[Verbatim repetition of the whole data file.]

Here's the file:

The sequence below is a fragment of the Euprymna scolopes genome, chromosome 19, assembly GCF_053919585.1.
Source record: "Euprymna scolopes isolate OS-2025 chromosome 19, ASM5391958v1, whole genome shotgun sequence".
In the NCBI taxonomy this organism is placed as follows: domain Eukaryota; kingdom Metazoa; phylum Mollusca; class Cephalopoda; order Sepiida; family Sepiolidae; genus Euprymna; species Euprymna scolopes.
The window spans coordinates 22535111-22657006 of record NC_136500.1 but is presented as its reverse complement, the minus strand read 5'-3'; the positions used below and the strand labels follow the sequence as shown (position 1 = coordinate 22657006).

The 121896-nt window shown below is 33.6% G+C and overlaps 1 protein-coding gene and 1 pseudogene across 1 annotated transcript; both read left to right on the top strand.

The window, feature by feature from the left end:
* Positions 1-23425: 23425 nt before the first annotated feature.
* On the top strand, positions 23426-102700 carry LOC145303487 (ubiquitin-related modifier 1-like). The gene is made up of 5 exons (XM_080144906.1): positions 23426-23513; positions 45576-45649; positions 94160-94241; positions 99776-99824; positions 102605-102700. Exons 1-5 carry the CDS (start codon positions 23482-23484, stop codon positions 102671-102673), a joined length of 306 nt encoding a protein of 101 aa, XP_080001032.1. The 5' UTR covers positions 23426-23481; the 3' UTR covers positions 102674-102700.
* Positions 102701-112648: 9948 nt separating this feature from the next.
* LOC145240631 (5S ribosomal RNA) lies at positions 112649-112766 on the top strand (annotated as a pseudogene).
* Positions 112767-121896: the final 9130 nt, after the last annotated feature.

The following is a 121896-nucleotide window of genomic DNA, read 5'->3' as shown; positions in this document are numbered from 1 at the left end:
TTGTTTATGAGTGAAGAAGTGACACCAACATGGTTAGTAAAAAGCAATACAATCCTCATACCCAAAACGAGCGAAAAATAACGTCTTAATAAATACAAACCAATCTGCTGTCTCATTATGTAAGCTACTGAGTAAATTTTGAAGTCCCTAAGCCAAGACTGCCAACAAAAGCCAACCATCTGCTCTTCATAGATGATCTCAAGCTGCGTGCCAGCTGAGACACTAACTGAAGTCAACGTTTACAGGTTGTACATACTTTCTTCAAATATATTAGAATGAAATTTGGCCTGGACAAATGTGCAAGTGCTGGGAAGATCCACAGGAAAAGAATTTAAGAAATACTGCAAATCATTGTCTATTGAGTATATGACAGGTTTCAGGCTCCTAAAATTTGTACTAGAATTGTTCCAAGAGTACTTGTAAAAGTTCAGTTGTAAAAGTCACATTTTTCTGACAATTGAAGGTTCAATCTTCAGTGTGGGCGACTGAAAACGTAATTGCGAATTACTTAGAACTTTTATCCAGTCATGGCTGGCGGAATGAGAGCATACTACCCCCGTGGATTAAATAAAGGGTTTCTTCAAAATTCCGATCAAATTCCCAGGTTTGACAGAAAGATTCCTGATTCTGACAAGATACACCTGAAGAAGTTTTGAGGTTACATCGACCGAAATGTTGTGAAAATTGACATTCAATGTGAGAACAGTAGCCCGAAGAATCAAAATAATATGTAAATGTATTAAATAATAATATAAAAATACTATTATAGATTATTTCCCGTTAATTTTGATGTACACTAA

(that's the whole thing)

The sequence below is a fragment of the Euprymna scolopes genome, chromosome 19, assembly GCF_053919585.1.
Source record: "Euprymna scolopes isolate OS-2025 chromosome 19, ASM5391958v1, whole genome shotgun sequence".
In the NCBI taxonomy this organism is placed as follows: domain Eukaryota; kingdom Metazoa; phylum Mollusca; class Cephalopoda; order Sepiida; family Sepiolidae; genus Euprymna; species Euprymna scolopes.
The window spans coordinates 22535111-22657006 of record NC_136500.1 but is presented as its reverse complement, the minus strand read 5'-3'; the positions used below and the strand labels follow the sequence as shown (position 1 = coordinate 22657006).

The 121896-nt window shown below is 33.6% G+C and overlaps 1 protein-coding gene and 1 pseudogene across 1 annotated transcript; both read left to right on the top strand.

The window, feature by feature from the left end:
* Positions 1-23425: 23425 nt before the first annotated feature.
* On the top strand, positions 23426-102700 carry LOC145303487 (ubiquitin-related modifier 1-like). The gene is made up of 5 exons (XM_080144906.1): positions 23426-23513; positions 45576-45649; positions 94160-94241; positions 99776-99824; positions 102605-102700. Exons 1-5 carry the CDS (start codon positions 23482-23484, stop codon positions 102671-102673), a joined length of 306 nt encoding a protein of 101 aa, XP_080001032.1. The 5' UTR covers positions 23426-23481; the 3' UTR covers positions 102674-102700.
* Positions 102701-112648: 9948 nt separating this feature from the next.
* LOC145240631 (5S ribosomal RNA) lies at positions 112649-112766 on the top strand (annotated as a pseudogene).
* Positions 112767-121896: the final 9130 nt, after the last annotated feature.

The following is a 121896-nucleotide window of genomic DNA, read 5'->3' as shown; positions in this document are numbered from 1 at the left end:
TTGTTTATGAGTGAAGAAGTGACACCAACATGGTTAGTAAAAAGCAATACAATCCTCATACCCAAAACGAGCGAAAAATAACGTCTTAATAAATACAAACCAATCTGCTGTCTCATTATGTAAGCTACTGAGTAAATTTTGAAGTCCCTAAGCCAAGACTGCCAACAAAAGCCAACCATCTGCTCTTCATAGATGATCTCAAGCTGCGTGCCAGCTGAGACACTAACTGAAGTCAACGTTTACAGGTTGTACATACTTTCTTCAAATATATTAGAATGAAATTTGGCCTGGACAAATGTGCAAGTGCTGGGAAGATCCACAGGAAAAGAATTTAAGAAATACTGCAAATCATTGTCTATTGAGTATATGACAGGTTTCAGGCTCCTAAAATTTGTACTAGAATTGTTCCAAGAGTACTTGTAAAAGTTCAGTTGTAAAAGTCACATTTTTCTGACAATTGAAGGTTCAATCTTCAGTGTGGGCGACTGAAAACGTAATTGCGAATTACTTAGAACTTTTATCCAGTCATGGCTGGCGGAATGAGAGCATACTACCCCCGTGGATTAAATAAAGGGTTTCTTCAAAATTCCGATCAAATTCCCAGGTTTGACAGAAAGATTCCTGATTCTGACAAGATACACCTGAAGAAGTTTTGAGGTTACATCGACCGAAATGTTGTGAAAATTGACATTCAATGTGAGAACAGTAGCCCGAAGAATCAAAATAATATGTAAATGTATTAAATAATAATATAAAAATACTATTATAGATTATTTCCCGTTAATTTTGATGTACACTAA